Rarely is the actual malware installed upon a single click. This code that initially infiltrates only serves to create a communication link to the command-and-control center of the attacker. It then serves as a type of Trojan that downloads the payload containing the ransomware. It can also be used to push other types of malware as well. Endpoint protection and patch management play critical roles in stopping the payload from installing.
Stage 3 – Reconnaissance
A military force today utilizes satellites, drones, scouts, and even spies to gather information on the enemy. It is during the reconnaissance phase that the attackers attempt to learn as much as they can about your enterprise. They will scout out your datastores to identify high-value data to target. They seek control of highly privileged user accounts that will not only provide them access to these data stores but give them the power to modify permissions if necessary. They also go about assessing your security systems and backup operations. This is where file and permissions monitoring play a key role in identifying suspicious behavior prior to the attack itself.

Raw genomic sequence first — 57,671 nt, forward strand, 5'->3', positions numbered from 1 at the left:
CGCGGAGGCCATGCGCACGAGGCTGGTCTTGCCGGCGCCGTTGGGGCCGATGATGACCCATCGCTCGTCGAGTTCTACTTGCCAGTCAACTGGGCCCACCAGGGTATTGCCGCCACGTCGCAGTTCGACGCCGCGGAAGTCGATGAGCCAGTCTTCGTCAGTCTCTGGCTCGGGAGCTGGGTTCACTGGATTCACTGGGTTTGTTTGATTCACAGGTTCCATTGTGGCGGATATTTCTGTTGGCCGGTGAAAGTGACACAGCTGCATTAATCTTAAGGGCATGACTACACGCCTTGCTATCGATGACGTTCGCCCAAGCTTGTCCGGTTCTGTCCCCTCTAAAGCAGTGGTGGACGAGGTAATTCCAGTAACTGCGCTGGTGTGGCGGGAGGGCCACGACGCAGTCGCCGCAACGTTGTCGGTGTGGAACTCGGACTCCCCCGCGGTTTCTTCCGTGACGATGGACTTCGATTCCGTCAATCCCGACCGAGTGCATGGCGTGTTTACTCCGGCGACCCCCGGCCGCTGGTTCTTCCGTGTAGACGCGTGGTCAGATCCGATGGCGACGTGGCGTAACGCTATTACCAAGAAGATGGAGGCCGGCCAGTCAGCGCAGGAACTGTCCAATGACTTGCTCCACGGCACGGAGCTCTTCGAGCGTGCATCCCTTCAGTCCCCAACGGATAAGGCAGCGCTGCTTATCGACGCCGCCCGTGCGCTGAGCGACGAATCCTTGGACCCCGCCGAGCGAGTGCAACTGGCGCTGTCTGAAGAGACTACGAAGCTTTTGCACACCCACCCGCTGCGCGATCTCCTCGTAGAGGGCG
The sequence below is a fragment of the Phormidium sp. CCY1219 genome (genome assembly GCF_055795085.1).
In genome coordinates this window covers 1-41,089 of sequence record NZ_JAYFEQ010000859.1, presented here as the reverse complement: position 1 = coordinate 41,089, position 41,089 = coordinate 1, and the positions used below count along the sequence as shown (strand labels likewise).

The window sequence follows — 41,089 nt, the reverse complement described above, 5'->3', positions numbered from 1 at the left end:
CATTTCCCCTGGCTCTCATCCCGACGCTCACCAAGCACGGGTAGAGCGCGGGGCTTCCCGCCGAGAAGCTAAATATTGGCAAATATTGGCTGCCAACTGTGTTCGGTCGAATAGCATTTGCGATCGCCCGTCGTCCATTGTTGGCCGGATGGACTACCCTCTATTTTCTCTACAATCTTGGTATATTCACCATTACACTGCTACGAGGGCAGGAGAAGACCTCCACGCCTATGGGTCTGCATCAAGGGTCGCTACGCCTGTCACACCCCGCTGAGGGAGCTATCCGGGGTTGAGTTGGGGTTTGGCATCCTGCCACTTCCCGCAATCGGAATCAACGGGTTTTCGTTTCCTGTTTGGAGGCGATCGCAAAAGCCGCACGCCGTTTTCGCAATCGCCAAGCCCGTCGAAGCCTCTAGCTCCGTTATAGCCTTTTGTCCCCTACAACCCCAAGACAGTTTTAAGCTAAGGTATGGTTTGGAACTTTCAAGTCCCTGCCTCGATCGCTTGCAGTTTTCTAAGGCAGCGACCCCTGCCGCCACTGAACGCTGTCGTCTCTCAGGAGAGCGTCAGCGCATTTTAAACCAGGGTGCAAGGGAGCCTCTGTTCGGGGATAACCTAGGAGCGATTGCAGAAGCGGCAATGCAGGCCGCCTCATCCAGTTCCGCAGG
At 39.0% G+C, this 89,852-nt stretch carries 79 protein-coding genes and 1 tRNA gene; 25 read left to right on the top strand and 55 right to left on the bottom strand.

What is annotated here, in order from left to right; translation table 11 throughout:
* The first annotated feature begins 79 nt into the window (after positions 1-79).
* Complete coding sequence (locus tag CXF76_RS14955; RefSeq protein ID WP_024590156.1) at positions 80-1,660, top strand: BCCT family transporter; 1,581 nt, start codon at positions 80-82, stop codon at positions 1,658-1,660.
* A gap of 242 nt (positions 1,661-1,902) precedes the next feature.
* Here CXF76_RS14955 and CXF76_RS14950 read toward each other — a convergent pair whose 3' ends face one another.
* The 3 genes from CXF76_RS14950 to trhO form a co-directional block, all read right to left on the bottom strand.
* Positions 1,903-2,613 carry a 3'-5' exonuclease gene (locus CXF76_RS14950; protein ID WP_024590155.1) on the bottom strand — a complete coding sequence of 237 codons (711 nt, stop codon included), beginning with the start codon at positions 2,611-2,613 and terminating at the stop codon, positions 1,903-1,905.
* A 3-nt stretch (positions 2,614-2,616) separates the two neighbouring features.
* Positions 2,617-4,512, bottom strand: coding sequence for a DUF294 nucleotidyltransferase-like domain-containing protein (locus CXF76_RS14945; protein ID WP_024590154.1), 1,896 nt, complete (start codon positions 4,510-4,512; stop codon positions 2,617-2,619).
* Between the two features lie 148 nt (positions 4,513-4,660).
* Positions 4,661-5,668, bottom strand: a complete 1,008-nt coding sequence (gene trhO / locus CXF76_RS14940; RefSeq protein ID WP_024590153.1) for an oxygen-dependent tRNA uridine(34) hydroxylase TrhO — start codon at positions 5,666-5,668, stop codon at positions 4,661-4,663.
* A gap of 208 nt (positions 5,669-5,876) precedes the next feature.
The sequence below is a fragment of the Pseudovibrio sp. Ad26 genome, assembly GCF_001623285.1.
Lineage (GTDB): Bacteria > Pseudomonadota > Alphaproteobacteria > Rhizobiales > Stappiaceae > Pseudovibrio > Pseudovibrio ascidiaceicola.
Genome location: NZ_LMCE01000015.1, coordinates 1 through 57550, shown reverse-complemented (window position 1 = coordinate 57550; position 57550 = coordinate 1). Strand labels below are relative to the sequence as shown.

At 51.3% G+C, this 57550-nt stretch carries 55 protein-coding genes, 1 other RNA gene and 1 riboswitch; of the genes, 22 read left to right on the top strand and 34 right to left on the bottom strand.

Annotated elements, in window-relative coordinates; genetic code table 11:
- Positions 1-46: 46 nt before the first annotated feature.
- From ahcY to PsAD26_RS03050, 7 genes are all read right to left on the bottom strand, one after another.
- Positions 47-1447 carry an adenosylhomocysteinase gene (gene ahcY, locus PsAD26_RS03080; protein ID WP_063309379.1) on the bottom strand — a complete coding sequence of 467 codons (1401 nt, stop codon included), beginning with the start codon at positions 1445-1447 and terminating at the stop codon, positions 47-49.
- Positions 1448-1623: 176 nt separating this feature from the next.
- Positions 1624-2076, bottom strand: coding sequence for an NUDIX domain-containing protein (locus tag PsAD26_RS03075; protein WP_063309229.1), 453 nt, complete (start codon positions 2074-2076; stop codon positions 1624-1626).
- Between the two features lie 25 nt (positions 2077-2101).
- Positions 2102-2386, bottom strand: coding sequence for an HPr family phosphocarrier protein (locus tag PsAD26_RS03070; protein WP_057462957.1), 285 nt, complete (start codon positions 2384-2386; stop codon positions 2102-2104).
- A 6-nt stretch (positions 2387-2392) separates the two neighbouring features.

Stage 4 – Exfiltration
Ransomware gangs no longer rely on file encryption alone to garner a payday. You could even say that a ransomware attack is just another data breach methodology. Stealing the data and uploading it to a third-party site controlled by the attackers is a natural part of ransomware attacks today. Active monitoring and detection coupled with an attention to the principle of least privilege practices are essential to protect your files from being compromised during this phase.
Stage 5 – Encryption